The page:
About Ascochyta Leaf Blight
The ascochyta fungi overwinter in infected crop debris, soil, or seed. The fungi begin to produce spores in wet weather and are dispersed to surrounding plants by splashing rain. These spores, called ascospores, can be spread for miles through water and/or wind dispersal. Ascospores are typically released in the spring and continue to be released in the summer if wet weather is prevalent. Early in the season, infection from soil-borne fungi or seed can cause lesions on seedlings. Plants that grow from lesioned seedlings can develop foot rot and lose vigor, or they can grow as a healthy plant. Symptoms of asochyta leaf blight can appear up to two to four days following infection.
Ascochyta Leaf Blight Identification and Habitat
A pea plant infected with ascochyta leaf blight will have small, purplish-brown flecks on its lower canopy where humidity is highest. In conditions with extended humidity, flecks may become larger and combine, causing large portions of leaf tissue to be blighted. Severely affected plants may have stem girdling near the soil line (foot rot). Stem girdling will lead to yield loss and crop lodging. Moist conditions can lead to pod lesions which cause shrunken, discolored seed. In pea crops, most symptoms are caused by mycosphaerella blight (a genus of Ascomycota).
In turf, the fungus is localized, causing infection in grasses to appear in patches. Infected leaves will have a bleached tip dieback covering up to half of the leaf blade. Along with blighting, the fungi produce yellow to dark-brown fruiting bodies on infected leaf tissue. Identifying these fruiting bodies can help to distinguish the disease from other related diseases.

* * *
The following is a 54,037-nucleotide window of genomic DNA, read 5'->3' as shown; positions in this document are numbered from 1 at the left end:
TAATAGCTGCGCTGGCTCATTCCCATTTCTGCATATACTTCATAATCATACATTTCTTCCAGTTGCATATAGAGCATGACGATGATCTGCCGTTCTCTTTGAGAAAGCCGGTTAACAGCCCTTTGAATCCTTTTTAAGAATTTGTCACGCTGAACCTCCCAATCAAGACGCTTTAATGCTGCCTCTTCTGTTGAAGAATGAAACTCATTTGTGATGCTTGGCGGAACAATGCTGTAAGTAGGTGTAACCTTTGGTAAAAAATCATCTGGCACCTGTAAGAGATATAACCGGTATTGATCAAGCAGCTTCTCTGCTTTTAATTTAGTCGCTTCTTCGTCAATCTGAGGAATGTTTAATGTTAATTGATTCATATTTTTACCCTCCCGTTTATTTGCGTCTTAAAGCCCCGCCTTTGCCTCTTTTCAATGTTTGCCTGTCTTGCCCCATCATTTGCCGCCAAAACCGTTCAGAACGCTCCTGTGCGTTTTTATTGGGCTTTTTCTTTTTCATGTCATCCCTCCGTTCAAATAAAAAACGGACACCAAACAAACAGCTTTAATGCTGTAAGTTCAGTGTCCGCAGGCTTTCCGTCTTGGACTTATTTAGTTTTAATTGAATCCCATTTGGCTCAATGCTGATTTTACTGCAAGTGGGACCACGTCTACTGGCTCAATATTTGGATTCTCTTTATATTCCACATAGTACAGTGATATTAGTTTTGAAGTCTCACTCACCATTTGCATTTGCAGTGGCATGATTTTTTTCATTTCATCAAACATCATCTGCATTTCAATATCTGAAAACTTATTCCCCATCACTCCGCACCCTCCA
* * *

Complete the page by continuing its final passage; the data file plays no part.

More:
- • Ascochyta leaf blight affects mainly pea crops and turfgrasses
The ascochyta fungus thrives in extended periods of wet, humid weather. The ideal temperature for infection and lesion growth is about 68°F. Dense and wet canopies in the flowering stage of the plant’s development promote lesion expansion on leaf tissue. Lack of rain can cause spore germination and lesion development to be slowed down drastically. That being said, periods of hot weather followed by unusually high moisture levels can aid disease growth. Splashing rain and sprinkler irrigation help spores to spread from plant to plant. In turf, frequent mowing can help disease development by creating wounds in plant tissue.
Ascochyta Leaf Blight Management and Control Methods
For pea crops, crop rotation can be an effective preventative measure. Avoid growing pea crops in the same field more than once every three or four years. Because infection through infected plant residue is common, rotating peas with a suitable non-host is recommended. Another important preventative measure is selecting good quality seed to plant. Look for varieties with at least fair resistance to reduce yield loss. Furthermore, managing stubble in the field is good to help decompose the pea residue. If the conditions are suitable, planting field pea earlier in the spring can reduce yield loss. However, avoid planting too early when conditions may still be overly cold. Giving plants adequate space is vital in improving air circulation so that spore germination is hindered. Lastly, early scouting for symptoms of ascochyta leaf blight is highly advised.
Cultural practices for turfgrass are similar to those of pea crops. Primarily, managing infected plant residue and avoiding the mowing of wet grass will help reduce the incidence of infection and limit spread of the pathogen.
At early flowering, application of foliar fungicides can protect pea plants from infection. Fungicide application can reduce yield loss in crops, making it appealing to many farmers. On the other hand, applying fungicides to turfgrass is less common because the disease is not often fatal and application costs can be expensive.